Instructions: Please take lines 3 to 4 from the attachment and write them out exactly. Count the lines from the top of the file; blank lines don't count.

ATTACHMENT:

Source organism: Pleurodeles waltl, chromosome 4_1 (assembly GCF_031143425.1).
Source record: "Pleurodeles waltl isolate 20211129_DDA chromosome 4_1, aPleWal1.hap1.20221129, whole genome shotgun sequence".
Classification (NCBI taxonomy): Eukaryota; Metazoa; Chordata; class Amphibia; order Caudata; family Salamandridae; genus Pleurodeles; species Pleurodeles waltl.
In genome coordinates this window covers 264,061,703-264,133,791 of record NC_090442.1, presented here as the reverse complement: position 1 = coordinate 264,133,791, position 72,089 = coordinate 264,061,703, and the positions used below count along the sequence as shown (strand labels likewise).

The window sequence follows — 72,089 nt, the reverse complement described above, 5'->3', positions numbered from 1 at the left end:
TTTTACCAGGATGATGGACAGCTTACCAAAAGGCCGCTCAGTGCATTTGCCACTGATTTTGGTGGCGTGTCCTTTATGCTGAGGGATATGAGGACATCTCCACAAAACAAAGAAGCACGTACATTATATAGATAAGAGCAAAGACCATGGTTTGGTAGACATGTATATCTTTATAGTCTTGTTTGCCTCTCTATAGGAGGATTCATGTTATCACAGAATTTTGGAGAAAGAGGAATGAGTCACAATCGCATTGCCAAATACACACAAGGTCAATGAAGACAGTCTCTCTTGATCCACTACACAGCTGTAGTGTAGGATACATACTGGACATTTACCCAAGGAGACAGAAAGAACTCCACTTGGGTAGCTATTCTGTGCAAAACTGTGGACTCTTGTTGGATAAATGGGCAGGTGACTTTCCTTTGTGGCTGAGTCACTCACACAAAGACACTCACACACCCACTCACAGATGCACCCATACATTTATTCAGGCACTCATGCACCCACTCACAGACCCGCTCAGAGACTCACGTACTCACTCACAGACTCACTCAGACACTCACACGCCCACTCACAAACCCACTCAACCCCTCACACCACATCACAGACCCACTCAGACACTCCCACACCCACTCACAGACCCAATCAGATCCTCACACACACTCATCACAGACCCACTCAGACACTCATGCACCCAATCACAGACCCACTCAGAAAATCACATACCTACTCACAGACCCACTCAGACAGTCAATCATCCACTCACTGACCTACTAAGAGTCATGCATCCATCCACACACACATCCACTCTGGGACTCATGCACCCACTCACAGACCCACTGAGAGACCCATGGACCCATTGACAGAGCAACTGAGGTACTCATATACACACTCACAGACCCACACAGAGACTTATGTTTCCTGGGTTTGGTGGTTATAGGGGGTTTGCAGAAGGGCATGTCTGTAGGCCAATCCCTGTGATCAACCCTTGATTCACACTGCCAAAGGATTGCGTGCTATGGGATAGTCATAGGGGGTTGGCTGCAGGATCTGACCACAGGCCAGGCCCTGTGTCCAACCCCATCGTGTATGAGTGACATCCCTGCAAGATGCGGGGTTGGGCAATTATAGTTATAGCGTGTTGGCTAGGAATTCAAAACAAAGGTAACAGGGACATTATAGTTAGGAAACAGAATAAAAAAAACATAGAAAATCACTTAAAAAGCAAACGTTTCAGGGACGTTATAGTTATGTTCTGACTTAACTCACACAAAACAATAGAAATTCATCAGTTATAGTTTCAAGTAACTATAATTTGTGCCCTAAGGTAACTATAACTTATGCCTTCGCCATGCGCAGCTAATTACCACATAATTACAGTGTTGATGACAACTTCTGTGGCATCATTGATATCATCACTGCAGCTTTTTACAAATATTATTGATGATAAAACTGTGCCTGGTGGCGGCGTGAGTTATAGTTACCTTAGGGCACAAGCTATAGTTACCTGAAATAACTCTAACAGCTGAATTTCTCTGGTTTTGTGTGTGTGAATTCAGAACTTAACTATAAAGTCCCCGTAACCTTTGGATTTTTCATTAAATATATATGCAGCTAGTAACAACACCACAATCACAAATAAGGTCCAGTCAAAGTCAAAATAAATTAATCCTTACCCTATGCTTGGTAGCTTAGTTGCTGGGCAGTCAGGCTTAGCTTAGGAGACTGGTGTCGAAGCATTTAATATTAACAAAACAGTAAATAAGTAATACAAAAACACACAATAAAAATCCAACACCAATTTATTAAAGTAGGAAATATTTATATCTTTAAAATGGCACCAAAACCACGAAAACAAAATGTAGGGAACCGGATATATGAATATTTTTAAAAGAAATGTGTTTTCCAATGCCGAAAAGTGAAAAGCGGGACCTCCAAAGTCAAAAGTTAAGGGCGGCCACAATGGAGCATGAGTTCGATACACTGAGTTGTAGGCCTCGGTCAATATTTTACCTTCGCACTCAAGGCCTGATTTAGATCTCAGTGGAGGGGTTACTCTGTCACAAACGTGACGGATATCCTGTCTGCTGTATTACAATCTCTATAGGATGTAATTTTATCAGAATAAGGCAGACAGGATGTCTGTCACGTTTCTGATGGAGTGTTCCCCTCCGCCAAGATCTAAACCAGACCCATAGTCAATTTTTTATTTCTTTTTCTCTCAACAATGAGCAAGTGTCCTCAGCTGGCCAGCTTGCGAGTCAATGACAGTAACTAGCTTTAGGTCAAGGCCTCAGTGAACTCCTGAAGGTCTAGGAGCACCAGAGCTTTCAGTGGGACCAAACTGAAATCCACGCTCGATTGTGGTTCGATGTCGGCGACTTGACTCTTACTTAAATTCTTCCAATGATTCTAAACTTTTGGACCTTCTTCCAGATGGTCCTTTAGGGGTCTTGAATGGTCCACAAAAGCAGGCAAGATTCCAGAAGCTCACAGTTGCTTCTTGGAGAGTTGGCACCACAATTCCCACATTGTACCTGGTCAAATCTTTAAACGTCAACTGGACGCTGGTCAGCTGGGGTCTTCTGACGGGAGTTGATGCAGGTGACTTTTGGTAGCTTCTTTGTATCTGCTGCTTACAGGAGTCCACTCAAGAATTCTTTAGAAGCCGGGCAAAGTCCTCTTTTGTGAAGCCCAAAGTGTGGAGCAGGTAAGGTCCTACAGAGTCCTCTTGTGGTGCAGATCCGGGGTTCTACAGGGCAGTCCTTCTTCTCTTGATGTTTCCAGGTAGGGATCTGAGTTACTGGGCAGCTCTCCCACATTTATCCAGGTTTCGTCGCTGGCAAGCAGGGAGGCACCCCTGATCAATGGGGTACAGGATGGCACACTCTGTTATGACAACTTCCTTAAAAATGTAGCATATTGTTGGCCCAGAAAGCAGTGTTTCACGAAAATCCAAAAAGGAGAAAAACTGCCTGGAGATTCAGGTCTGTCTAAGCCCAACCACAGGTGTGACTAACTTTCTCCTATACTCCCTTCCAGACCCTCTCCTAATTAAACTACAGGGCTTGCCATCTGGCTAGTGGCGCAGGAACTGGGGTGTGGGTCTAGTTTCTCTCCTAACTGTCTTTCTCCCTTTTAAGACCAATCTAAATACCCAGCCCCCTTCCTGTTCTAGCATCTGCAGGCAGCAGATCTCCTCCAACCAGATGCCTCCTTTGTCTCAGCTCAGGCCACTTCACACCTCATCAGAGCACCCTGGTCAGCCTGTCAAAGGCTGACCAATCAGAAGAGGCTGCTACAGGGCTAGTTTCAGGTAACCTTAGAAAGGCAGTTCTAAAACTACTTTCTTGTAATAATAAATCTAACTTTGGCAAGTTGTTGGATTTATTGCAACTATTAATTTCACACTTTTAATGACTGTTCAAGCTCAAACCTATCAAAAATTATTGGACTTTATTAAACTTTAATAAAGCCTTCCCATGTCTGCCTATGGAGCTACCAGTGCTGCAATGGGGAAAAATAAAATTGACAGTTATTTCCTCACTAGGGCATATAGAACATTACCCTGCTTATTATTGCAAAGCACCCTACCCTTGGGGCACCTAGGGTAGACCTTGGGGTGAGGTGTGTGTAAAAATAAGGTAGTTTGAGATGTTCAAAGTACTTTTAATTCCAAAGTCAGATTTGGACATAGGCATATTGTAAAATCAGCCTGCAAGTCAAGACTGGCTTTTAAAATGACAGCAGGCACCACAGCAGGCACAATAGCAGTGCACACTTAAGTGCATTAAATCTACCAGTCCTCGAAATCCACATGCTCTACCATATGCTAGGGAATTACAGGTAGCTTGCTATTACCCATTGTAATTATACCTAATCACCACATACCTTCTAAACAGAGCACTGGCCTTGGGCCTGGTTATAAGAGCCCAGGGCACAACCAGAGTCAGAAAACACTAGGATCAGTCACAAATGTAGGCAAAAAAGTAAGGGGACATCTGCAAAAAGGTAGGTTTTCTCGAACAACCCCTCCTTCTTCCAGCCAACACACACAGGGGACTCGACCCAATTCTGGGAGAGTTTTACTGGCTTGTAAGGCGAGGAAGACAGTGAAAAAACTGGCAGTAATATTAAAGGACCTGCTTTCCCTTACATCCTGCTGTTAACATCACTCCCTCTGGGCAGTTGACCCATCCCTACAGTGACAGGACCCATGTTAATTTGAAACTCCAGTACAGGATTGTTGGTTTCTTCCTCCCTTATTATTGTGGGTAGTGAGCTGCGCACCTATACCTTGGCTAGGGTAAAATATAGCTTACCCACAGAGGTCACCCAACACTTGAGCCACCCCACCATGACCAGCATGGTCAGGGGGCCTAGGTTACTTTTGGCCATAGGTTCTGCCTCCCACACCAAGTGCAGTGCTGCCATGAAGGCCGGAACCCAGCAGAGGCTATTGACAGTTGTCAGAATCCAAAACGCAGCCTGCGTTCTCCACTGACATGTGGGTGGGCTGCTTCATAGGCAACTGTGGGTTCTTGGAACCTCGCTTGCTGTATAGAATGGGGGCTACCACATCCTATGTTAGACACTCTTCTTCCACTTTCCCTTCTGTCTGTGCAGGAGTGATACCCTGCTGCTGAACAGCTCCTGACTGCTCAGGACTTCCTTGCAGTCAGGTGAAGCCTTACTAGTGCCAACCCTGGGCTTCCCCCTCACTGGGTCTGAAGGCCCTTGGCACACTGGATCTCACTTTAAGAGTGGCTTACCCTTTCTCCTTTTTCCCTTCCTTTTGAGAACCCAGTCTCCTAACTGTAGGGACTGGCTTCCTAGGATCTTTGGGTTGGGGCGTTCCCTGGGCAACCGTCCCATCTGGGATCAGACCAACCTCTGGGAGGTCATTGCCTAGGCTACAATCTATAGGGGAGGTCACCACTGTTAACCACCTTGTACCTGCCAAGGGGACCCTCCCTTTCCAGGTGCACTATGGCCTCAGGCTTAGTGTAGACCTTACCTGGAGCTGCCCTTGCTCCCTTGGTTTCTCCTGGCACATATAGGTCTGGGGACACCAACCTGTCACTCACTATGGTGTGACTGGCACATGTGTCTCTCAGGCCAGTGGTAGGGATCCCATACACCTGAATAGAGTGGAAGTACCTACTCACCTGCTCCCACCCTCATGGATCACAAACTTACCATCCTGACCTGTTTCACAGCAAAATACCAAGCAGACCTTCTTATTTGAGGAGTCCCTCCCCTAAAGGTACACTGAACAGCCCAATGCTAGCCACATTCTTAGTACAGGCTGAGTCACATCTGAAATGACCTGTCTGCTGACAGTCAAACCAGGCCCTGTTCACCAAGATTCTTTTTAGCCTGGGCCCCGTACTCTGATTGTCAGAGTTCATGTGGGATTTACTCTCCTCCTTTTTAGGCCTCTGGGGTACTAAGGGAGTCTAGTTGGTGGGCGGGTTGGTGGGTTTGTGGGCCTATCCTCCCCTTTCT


Classification (NCBI taxonomy): Eukaryota; Metazoa; Chordata; class Amphibia; order Caudata; family Salamandridae; genus Pleurodeles; species Pleurodeles waltl.
In genome coordinates this window covers 264,061,703-264,133,791 of record NC_090442.1, presented here as the reverse complement: position 1 = coordinate 264,133,791, position 72,089 = coordinate 264,061,703, and the positions used below count along the sequence as shown (strand labels likewise).